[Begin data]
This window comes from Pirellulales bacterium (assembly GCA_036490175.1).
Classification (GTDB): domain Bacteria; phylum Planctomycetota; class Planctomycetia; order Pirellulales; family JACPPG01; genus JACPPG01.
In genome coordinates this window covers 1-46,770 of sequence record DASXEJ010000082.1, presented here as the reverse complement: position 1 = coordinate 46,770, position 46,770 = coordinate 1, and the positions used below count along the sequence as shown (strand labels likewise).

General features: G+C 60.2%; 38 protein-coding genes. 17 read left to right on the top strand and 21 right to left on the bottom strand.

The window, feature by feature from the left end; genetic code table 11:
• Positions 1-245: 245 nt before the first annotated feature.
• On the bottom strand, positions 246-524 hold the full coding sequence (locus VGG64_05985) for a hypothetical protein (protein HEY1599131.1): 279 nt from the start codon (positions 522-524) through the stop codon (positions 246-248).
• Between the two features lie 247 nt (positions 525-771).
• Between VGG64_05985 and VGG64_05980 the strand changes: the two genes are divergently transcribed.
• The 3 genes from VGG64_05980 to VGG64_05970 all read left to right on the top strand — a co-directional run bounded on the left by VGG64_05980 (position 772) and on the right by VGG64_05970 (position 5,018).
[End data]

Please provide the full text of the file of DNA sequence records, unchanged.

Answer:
This window comes from Pirellulales bacterium (assembly GCA_036490175.1).
Classification (GTDB): domain Bacteria; phylum Planctomycetota; class Planctomycetia; order Pirellulales; family JACPPG01; genus JACPPG01.
In genome coordinates this window covers 1-46,770 of sequence record DASXEJ010000082.1, presented here as the reverse complement: position 1 = coordinate 46,770, position 46,770 = coordinate 1, and the positions used below count along the sequence as shown (strand labels likewise).

General features: G+C 60.2%; 38 protein-coding genes. 17 read left to right on the top strand and 21 right to left on the bottom strand.

The window, feature by feature from the left end; genetic code table 11:
• Positions 1-245: 245 nt before the first annotated feature.
• On the bottom strand, positions 246-524 hold the full coding sequence (locus VGG64_05985) for a hypothetical protein (protein HEY1599131.1): 279 nt from the start codon (positions 522-524) through the stop codon (positions 246-248).
• Between the two features lie 247 nt (positions 525-771).
• Between VGG64_05985 and VGG64_05980 the strand changes: the two genes are divergently transcribed.
• The 3 genes from VGG64_05980 to VGG64_05970 all read left to right on the top strand — a co-directional run bounded on the left by VGG64_05980 (position 772) and on the right by VGG64_05970 (position 5,018).